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Just a quick one. I'm kind of looking at guidance differently, Paul. You kind of -- you reiterated guidance. Your bottom line's kind of the same. Your fundamentals, you're expecting to get back to the midpoint. You mentioned G&A and interest expense were favorable to expectations in the quarter. I mean, do you see that playing out for the rest of the year? Is there anything driving that? Or is there anything else in kind of driving guidance to be the same there?

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Paul L. Beldin, Apartment Investment and Management Company - CFO and EVP [73]

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Yes, Michael, thanks for asking about interest expense in particular. We were slightly ahead of our expectations for the first quarter for interest expense, and we actually think that's going to carry forward as we progress throughout the remainder of the year. A part of that is that the -- as we set our expectations for interest rates on our 10-year financing that we're going to do, the 10-year treasury has dropped a little bit since that time. Who knows where it's going to go in the future, so there's some risk to that. But -- and looking at it today, we see opportunity. And then another factor impacting interest rates is a decision that we have a couple of maturities that are upcoming in the second and third quarter, where we're just going to take advantages of the arbitrage between the floating and fixed rates and carry some of those maturities on our line balance for a period of 3 to 6 months and get a little bit of a pickup out of that. G&A costs, we were a little bit lower than expected in the first quarter. But as we look at the full year, the range of G&A cost that we provided in connection with our guidance in January still looks to be on track.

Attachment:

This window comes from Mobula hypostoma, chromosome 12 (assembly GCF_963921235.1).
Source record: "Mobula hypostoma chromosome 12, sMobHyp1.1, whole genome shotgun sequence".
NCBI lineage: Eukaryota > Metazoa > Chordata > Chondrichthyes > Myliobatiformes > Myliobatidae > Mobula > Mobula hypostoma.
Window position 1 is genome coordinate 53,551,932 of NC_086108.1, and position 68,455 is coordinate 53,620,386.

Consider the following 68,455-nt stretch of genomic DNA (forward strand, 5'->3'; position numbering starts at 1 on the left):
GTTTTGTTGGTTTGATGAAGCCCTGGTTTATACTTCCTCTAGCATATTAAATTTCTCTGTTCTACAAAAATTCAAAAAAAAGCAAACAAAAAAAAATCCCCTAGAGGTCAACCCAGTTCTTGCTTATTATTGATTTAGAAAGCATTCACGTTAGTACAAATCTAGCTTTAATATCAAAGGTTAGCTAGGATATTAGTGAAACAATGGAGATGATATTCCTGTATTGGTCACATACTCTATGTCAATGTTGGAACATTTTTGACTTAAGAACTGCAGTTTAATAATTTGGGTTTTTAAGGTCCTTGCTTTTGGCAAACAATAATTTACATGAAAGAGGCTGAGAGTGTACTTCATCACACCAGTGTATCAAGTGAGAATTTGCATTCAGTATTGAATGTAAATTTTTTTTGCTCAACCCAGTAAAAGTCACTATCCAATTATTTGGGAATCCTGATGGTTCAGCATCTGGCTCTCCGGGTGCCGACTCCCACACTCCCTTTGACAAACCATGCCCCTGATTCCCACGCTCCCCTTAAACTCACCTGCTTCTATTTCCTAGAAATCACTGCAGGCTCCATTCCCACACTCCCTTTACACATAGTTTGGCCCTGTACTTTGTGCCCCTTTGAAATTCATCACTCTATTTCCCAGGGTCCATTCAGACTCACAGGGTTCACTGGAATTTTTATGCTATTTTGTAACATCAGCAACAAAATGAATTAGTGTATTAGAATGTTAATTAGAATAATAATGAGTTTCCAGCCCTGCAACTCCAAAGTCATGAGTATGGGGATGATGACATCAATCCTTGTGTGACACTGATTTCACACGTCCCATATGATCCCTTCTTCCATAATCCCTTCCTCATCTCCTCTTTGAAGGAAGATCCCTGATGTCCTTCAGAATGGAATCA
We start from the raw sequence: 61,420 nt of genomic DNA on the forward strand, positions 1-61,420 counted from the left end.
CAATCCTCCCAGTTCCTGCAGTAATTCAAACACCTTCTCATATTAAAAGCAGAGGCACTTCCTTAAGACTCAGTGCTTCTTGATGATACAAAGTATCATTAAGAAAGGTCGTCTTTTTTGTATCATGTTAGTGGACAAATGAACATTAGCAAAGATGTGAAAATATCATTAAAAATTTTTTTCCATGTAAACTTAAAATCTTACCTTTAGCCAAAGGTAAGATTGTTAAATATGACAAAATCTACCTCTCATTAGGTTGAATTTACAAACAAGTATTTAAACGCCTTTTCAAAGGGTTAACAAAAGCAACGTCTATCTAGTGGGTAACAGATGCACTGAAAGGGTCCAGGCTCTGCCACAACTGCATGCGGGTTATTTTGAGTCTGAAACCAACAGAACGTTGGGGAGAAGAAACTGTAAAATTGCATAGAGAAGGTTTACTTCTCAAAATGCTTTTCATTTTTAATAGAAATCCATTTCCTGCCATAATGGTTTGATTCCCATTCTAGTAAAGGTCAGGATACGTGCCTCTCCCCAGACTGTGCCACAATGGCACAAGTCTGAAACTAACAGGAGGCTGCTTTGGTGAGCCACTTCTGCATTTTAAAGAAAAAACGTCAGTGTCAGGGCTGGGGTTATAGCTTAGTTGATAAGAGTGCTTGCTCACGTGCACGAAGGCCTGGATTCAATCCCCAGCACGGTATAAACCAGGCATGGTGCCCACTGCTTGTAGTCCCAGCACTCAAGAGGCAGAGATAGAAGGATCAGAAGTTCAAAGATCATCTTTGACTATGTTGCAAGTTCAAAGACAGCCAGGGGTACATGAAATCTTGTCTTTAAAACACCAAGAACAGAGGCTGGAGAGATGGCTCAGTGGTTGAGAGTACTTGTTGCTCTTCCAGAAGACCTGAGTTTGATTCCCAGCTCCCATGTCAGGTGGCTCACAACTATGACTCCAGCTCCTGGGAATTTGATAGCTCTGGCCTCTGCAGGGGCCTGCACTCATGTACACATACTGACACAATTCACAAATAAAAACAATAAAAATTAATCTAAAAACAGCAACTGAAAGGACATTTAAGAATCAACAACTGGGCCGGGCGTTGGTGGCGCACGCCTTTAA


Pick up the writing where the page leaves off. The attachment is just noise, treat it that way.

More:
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Michael B. Kodesch, Canaccord Genuity Limited, Research Division - VP and REIT Analyst [74]

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Great. That's really helpful. And then just I guess a little bit more generally. We talked a lot about L.A. So I'll pass on that one. But any supply in other markets that's either coming in more favorable or less favorable to where you thought? Is there anything -- are you guys see it bleed out to later in the year? Any delivery delays there, or anything like that?

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Paul L. Beldin, Apartment Investment and Management Company - CFO and EVP [75]

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I'll talk about the deliveries that we have seen versus what third parties were forecasting for our markets, and then maybe Keith can add some extra color. What we had expected, as we've spoken in January, was there to be about 7,000 deliveries in our high-impact submarkets during the first quarter. We actually only received a little over 4,300 of those. And so there has been some delay. But the areas where the units were delivered were in some of the more impacted markets. We've talked about Denver. But another market that's impacted is Center City, Philadelphia, and we did see a fair number of deliveries there. And so as we look forward on a 12-month basis, our supply outlook has improved slightly in Philadelphia, it's improved slightly in San Mateo, which comes as our Indigo property, it's improved in Atlanta, Buckhead and Midtown, and also improved slightly in Downtown Denver, although we expect Downtown Denver to continue to be a challenge. Keith, do you have any other color?